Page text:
Having internalised how to conceptualise the pillars of employee wellbeing, and what kinds of survey questions best capture its most fundamental elements, the next step is to develop an employee wellbeing strategy – or refine this where one already exists.
What is an employee wellbeing strategy?
An employee wellbeing strategy, quite simply, refers to the plan of action that an employer creates to safeguard or improve the wellbeing of its employees. Typically, it exists concretely as a document outlining the goals, objectives and rationale behind employee wellbeing, as well as the specific initiatives and actions that will actualize these.
How to develop an employee wellbeing strategy
At its best, an employee wellbeing strategy is rooted in data, i.e. measurements of employees’ current sense of wellbeing at work, and any gaps in this experience. Such data can be gathered by various quantitative and qualitative means, including anonymous surveys with open-ended questions - like our employee survey allowing for richer data, focus groups, or one to ones.
Once a data-driven strategy has been built, and action plans have been implemented spanning across various initiatives, further measurement is warranted to assess the effectiveness of these. This is best done through more targeted pulse surveys zoning in on specific parts of the employee experience, while tracking high-level outcomes (job satisfaction, daily subjective wellbeing, stress and burnout risk etc) to track changes over time. Where new issues or priorities become apparent, strategies need to be adapted accordingly – as per the cycle of continuous improvement, shown below.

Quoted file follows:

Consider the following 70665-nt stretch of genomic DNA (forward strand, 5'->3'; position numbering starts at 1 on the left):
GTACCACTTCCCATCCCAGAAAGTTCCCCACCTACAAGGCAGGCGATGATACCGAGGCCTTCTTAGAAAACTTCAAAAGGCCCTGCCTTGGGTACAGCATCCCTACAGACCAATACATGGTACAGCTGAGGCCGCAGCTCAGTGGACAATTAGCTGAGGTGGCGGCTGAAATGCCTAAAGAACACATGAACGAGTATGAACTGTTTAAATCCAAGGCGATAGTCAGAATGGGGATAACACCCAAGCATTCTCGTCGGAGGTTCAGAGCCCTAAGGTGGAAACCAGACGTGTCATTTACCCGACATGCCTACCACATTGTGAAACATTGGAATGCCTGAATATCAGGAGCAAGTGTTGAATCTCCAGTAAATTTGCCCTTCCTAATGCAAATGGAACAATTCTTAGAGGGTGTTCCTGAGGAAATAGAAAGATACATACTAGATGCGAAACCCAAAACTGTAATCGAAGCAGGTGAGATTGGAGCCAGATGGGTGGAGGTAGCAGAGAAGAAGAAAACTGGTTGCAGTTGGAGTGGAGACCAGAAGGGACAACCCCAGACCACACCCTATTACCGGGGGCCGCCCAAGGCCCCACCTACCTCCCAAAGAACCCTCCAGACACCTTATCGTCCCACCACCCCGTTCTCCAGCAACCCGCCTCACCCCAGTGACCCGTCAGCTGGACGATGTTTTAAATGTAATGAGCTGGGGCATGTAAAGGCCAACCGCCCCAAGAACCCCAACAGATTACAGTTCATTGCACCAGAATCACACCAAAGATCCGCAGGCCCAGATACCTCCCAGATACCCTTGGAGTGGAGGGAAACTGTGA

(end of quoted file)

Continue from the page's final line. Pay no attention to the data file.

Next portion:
Employee wellbeing strategy examples
An employee wellbeing strategy can, for example, be built on the back of the Great Place to Work wellbeing model (shown below).
As the foundation for understanding the five main pillars of wellbeing at work, the model allows organisations to compartmentalize the five areas of employee wellbeing to measure and improve. The Extended Wellbeing Index, available as part of our employee survey platform, in turn offers a methodology for measurement, allowing gaps to be spotted. Finally, an employee wellbeing strategy document can be written detailing the challenges, priorities and initiatives for each of the five areas – Psychological Safety, Mental, Physical & Financial Health, Work-Life Balance, Interpersonal Relationships as well as Job Design & Fulfilment.
Ultimately, an employee wellbeing strategy will look and feel different across various organizational contexts. Crucially, whilst an this reflects a snapshot of a moment in time, it should be a constantly evolving representation of what wellbeing outcomes are important for an organisation, and how these are to be actioned.
If you want to build or improve an employee wellbeing strategy, our data-driven insights and solutions can help.